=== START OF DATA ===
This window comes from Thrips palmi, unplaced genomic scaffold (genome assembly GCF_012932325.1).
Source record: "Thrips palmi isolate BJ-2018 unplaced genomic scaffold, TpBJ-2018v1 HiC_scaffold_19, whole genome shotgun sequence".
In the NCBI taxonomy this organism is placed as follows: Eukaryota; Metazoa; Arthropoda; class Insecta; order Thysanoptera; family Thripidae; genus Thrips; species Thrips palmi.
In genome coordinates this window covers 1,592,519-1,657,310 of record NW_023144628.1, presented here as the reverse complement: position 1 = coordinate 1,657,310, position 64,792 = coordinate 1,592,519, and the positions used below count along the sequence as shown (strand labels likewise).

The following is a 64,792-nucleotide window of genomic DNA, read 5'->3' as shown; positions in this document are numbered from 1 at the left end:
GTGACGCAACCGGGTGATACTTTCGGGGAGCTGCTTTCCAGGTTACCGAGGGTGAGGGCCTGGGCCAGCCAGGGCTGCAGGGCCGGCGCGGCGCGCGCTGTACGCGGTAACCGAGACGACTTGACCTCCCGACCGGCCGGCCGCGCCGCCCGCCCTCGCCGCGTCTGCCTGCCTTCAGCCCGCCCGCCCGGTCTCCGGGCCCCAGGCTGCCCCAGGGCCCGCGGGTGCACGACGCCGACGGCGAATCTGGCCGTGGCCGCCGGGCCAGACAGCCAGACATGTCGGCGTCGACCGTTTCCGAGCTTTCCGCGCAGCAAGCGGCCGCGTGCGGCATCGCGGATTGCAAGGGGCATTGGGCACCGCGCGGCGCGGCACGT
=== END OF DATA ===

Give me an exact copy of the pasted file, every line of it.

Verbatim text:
This window comes from Thrips palmi, unplaced genomic scaffold (genome assembly GCF_012932325.1).
Source record: "Thrips palmi isolate BJ-2018 unplaced genomic scaffold, TpBJ-2018v1 HiC_scaffold_19, whole genome shotgun sequence".
In the NCBI taxonomy this organism is placed as follows: Eukaryota; Metazoa; Arthropoda; class Insecta; order Thysanoptera; family Thripidae; genus Thrips; species Thrips palmi.
In genome coordinates this window covers 1,592,519-1,657,310 of record NW_023144628.1, presented here as the reverse complement: position 1 = coordinate 1,657,310, position 64,792 = coordinate 1,592,519, and the positions used below count along the sequence as shown (strand labels likewise).

The following is a 64,792-nucleotide window of genomic DNA, read 5'->3' as shown; positions in this document are numbered from 1 at the left end:
GTGACGCAACCGGGTGATACTTTCGGGGAGCTGCTTTCCAGGTTACCGAGGGTGAGGGCCTGGGCCAGCCAGGGCTGCAGGGCCGGCGCGGCGCGCGCTGTACGCGGTAACCGAGACGACTTGACCTCCCGACCGGCCGGCCGCGCCGCCCGCCCTCGCCGCGTCTGCCTGCCTTCAGCCCGCCCGCCCGGTCTCCGGGCCCCAGGCTGCCCCAGGGCCCGCGGGTGCACGACGCCGACGGCGAATCTGGCCGTGGCCGCCGGGCCAGACAGCCAGACATGTCGGCGTCGACCGTTTCCGAGCTTTCCGCGCAGCAAGCGGCCGCGTGCGGCATCGCGGATTGCAAGGGGCATTGGGCACCGCGCGGCGCGGCACGT